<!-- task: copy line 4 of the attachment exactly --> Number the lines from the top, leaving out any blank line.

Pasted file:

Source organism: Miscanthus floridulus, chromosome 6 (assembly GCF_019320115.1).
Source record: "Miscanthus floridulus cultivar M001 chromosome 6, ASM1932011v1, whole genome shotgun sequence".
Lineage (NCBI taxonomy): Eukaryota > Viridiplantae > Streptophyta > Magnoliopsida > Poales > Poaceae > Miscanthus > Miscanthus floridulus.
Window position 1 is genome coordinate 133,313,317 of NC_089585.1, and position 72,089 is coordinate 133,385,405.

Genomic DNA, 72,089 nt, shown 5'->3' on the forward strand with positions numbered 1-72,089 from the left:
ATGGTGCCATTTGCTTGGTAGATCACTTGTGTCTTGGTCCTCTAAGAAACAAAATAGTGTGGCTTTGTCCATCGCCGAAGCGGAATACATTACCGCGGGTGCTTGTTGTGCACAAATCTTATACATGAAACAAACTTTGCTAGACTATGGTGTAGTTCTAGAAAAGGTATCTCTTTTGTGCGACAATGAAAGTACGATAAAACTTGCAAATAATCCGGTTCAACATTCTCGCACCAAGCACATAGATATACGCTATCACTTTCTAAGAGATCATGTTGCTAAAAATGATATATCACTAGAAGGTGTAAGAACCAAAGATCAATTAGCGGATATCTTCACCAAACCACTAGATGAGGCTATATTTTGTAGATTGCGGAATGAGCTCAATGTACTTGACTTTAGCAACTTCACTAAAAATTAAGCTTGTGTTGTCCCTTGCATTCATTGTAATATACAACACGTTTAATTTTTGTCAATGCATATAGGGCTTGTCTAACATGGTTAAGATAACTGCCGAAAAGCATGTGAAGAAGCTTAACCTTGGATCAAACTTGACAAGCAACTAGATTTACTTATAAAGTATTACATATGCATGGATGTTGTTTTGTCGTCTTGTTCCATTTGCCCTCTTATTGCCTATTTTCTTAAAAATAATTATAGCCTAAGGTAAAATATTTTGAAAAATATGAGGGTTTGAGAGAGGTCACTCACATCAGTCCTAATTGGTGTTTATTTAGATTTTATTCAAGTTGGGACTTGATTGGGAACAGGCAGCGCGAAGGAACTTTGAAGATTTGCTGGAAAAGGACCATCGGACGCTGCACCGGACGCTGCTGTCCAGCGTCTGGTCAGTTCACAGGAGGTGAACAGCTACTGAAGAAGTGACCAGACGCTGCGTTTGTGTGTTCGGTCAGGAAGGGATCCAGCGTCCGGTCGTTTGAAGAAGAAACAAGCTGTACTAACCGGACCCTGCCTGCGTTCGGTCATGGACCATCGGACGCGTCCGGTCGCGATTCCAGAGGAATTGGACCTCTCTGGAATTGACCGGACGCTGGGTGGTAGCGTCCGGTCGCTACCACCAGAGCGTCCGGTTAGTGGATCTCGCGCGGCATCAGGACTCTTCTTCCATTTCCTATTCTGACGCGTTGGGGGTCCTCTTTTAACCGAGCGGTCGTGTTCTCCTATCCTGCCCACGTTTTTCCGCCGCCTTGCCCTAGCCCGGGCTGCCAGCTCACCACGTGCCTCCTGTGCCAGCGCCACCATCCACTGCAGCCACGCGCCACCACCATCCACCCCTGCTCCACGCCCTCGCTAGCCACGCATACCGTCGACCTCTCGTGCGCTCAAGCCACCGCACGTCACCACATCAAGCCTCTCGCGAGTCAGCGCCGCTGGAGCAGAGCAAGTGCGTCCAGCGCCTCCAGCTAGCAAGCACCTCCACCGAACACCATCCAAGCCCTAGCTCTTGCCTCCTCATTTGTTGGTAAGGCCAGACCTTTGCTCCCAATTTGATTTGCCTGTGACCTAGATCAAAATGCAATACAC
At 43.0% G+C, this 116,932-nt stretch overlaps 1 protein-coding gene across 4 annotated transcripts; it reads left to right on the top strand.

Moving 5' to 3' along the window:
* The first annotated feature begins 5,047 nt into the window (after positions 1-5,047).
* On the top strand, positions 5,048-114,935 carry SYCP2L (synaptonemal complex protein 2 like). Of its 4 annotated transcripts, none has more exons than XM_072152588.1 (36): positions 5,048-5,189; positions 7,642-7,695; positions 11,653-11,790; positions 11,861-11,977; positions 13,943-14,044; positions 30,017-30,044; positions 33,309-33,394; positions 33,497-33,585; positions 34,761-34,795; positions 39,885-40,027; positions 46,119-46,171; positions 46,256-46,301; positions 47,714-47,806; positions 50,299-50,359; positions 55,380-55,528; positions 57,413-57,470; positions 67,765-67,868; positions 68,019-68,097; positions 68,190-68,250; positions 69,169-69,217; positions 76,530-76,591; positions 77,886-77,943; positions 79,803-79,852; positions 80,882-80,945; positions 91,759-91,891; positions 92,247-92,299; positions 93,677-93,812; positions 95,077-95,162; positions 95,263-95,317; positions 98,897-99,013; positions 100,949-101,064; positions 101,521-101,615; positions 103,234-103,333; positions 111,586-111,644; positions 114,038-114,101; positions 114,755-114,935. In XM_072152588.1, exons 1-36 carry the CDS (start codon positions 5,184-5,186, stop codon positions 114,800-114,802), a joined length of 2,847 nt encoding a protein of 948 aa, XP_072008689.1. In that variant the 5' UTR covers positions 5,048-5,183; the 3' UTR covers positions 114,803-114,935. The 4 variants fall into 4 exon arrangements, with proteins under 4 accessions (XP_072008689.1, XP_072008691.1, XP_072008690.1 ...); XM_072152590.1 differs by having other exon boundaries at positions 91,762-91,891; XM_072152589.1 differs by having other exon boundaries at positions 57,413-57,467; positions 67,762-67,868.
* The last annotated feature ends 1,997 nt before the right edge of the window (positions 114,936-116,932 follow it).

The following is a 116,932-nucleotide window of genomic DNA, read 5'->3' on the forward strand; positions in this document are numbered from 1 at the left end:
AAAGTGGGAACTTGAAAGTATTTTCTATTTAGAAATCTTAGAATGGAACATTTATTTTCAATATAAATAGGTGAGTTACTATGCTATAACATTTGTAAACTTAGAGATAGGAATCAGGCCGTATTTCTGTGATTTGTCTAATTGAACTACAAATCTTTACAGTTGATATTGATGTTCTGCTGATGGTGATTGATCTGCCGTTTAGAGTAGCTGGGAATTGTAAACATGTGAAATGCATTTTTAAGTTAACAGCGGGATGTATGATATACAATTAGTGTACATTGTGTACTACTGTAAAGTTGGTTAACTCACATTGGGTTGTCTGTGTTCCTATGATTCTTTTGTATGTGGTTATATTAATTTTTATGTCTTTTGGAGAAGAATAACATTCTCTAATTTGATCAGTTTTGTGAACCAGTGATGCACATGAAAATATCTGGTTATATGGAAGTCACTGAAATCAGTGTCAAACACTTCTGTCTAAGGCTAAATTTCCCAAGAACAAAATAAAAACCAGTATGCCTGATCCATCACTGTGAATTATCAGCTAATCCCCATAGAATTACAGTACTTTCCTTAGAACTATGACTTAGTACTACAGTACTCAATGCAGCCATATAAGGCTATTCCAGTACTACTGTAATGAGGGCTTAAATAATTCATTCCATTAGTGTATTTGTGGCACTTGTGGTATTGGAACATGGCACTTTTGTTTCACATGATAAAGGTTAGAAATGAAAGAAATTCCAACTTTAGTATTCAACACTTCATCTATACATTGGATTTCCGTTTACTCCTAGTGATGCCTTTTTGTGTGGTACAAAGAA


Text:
Window position 1 is genome coordinate 133,313,317 of NC_089585.1, and position 72,089 is coordinate 133,385,405.